The Republican candidates for U.S. Senate leaned on their diverse backgrounds to explain positions on issues ranging from the economy and debt reduction to gay marriage during a Wednesday night debate.
Gabriel Gomez, a former Navy SEAL and businessman from Cohasset, said that hearing from a variety of perspectives served him well in the military and he would bring those lessons to the senate.
State Rep. Dan Winslow (R-Norfolk), said "Obamacare is bad for Massachusetts" and adds federal bureaucracy on top of the state's system. He highlighted an upcoming legislative proposal on Beacon Hill to reduce health care costs.
Former U.S. Attorney Michael Sullivan said he would rein in spending by trimming fat in the federal budget while leaving vital military funding intact.
Wednesday night's debate, sponsored by the Boston Media Consortium and held at the Channel 5 studios in Needham, featured all five declared Republican and Democratic candidates.
During the Republicans' 30 minutes, moderator R.D. Sahl kept a tight rein on response times, allowing some exchanges between candidates. The candidates covered several topics including foreign policy.
A Postmortem on the GOP
Winslow, in the wake of the Republican National Committee's call for increased outreach to minorities, made a strong pitch for rebranding Wednesday night. He said he stands for freedom, respect and individual opportunity. He said the Republican party needs to better incorporate women, millennials and "new Americans."
"We have to show them we're not the 'Grand Old Party' anymore," Winslow said.
Gomez, who echoed that sentiment, said he does not need a 100-page report to tell him what the people want.
Sullivan said the party should focus on areas like fiscal stability, national security and energy.
"I’m proud to be a Republican," Sullivan said. “We connect with people best when we listen to people about their concerns.”
Defense of Marriage Act
With the U.S. Supreme Court this week hearing arguments on the Defense of Marriage Act, the three candidates declared the federal government should not put itself between Americans and their decision to marry.
"I’m a federalist at heart," Sullivan said. "Things like the definition of marriage are best left to the democratic process.”
"I don’t like to have the federal government where we can avoid it. I think it’s a shame the Supreme Court has to decide this issue," he said.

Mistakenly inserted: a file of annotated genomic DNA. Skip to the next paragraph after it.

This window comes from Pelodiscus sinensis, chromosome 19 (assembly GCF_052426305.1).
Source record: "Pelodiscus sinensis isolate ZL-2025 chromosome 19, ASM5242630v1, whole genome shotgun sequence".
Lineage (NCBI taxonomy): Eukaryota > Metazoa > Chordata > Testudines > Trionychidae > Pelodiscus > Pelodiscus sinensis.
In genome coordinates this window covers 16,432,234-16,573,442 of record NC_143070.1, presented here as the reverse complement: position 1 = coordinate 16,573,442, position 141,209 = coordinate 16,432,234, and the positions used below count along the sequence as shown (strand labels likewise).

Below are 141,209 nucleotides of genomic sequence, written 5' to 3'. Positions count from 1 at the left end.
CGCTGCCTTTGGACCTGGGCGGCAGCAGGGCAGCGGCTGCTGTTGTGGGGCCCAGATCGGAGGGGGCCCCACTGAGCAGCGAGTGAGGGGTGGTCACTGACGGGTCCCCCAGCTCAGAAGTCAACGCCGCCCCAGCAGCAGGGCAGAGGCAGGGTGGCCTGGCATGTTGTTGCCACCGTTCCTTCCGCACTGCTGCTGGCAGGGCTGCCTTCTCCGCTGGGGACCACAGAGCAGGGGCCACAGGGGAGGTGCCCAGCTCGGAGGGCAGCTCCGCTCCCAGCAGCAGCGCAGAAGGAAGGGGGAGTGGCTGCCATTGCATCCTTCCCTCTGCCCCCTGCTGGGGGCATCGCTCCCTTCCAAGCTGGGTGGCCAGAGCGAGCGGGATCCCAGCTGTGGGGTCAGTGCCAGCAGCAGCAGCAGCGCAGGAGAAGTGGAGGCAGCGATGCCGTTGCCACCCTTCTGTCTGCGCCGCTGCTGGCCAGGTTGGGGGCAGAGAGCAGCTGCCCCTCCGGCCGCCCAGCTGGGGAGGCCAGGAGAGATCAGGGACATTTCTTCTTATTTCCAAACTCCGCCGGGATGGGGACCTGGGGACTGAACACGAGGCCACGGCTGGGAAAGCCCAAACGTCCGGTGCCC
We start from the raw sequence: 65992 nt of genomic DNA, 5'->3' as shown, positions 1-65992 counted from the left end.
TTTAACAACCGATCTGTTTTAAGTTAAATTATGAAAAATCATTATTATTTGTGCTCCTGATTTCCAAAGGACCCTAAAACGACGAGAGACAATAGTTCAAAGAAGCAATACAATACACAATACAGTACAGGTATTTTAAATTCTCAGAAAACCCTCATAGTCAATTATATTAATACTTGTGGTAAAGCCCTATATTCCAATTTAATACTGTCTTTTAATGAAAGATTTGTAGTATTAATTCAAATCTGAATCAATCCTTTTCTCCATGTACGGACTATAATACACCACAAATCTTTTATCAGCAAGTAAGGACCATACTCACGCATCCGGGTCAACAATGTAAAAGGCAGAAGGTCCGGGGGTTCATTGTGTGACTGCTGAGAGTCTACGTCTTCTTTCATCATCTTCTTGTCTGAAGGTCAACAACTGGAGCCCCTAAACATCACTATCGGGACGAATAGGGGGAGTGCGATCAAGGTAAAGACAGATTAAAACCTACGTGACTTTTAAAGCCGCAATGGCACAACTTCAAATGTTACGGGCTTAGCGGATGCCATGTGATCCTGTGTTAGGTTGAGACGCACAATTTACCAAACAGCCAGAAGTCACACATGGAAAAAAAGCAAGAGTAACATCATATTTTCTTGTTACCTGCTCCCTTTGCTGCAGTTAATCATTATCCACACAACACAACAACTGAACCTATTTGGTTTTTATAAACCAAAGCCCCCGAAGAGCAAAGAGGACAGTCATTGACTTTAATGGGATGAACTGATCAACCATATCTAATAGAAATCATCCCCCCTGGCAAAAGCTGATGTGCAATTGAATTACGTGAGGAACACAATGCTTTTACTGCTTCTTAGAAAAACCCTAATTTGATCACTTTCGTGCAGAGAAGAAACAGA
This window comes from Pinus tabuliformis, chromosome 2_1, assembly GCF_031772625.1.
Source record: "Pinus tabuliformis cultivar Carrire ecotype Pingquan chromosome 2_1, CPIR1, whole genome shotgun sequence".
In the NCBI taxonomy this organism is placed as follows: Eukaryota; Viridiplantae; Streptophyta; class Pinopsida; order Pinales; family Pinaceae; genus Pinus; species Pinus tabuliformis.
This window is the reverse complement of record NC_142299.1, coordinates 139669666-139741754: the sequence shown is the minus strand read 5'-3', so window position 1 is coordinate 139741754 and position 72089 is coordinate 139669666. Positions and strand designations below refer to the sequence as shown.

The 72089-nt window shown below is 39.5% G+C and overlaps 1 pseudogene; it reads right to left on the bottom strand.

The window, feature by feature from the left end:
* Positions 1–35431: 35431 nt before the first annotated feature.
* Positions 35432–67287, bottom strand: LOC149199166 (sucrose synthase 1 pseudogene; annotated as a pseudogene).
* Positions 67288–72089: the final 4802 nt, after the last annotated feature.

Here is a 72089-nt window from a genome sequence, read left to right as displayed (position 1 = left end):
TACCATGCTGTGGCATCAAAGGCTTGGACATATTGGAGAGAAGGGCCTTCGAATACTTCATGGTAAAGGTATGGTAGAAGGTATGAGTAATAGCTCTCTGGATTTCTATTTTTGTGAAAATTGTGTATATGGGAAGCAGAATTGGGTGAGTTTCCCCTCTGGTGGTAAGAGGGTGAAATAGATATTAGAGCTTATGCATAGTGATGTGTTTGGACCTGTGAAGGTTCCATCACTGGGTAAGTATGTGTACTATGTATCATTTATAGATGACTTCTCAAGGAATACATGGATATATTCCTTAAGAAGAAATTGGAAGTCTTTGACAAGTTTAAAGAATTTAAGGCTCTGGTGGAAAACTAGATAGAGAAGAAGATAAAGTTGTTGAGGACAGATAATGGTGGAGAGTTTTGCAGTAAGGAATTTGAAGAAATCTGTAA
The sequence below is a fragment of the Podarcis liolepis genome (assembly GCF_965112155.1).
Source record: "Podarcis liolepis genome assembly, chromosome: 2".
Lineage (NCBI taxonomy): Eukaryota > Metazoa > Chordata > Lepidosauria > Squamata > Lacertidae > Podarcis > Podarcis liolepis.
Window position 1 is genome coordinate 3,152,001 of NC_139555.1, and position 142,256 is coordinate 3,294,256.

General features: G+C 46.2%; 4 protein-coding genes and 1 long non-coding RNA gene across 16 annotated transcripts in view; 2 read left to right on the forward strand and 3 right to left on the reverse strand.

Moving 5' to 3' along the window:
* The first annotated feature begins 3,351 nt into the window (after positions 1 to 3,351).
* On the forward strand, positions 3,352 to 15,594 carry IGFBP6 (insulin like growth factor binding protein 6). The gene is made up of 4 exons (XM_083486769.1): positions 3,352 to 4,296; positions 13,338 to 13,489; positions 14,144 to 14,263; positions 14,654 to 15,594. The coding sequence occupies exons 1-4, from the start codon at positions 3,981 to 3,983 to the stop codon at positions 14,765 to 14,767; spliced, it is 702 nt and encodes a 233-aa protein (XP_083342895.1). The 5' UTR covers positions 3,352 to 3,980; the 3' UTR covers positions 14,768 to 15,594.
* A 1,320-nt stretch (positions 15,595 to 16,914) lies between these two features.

Gomez pulled no punches on his position.
"If two people are in love, they should be able to get married, irrespective," Gomez said.
Balancing the Budget
The U.S. debt stands at $16 trillion and members of Congress have failed to pass a budget that would reduce spending by a significant percentage of that debt. As government officials look for ways to trim spending, the candidates spoke of restructuring Medicare and Social Security, two of the largest areas of federal expenditures.
On Social Security, Winslow said, "It’s an old house. It needs renovation. But we have to make sure we preserve the house.”
Winslow said he would like to see a commission examine how to maintain the program for future generations.
Sullivan said he disagreed with deferring those responsibilities to a unelected group.
"I would stand up and make difficult choices," he said.
Sullivan said lawmakers should address the nation's deficits and debt. However, Sullivan and the other candidates were mostly short on specifics of how to reduce the debt.
Gomez said he supports means testing benefits – "Warren Buffet probably doesn’t need his full benfits on Social Security," he said. Winslow said he would work to fix the program's disability fund, which could reach insolvency in 2016 and lead to the reduction of benefits.
When Winslow pressed Sullivan on specific debt reduction measures, Sullivan said that he would trim the 3 to 5 percent of government spending that has been identified as waste.
Sullivan also questioned Gomez on budgetary matters. During the debate and afterward, Sullivan repeated the line that someone needs more than "household budget" experience to be a Senator.
Gomez countered, saying he sat on the boards of private companies with budgets in some cases in the billions of dollars. "People don’t want someone who has been in politics the majority of their life," he added.
Abortion, Nuclear Weapons and Ben Bernanke
Candidates split on the abortion question.
"I’m Catholic," Gomez said. "I'm pro-life. But, I’m not going down to D.C. to change the law.”
Sullivan said that he has been pro-life his entire life, but that "we have to be practical in terms of solutions."
Educating young pregnant women and streamlining the adoption process are two positive answers, Sullivan said. Sullivan said he would not support a pro-life constitutional amendment.
On the threat of nuclear weapons posed by Iran and North Korea, Winslow said he supports tightened sanctions.
Gomez and Sullivan agreed Israel's safety should be the "tripwire" that triggers U.S. action against Iran.
"We need to do everything we can to protect and support Israel," Gomez said.
Each candidate also said Federal Reserve Chairman Ben Bernanke should be replaced and the Affordable Care Act should be repealed.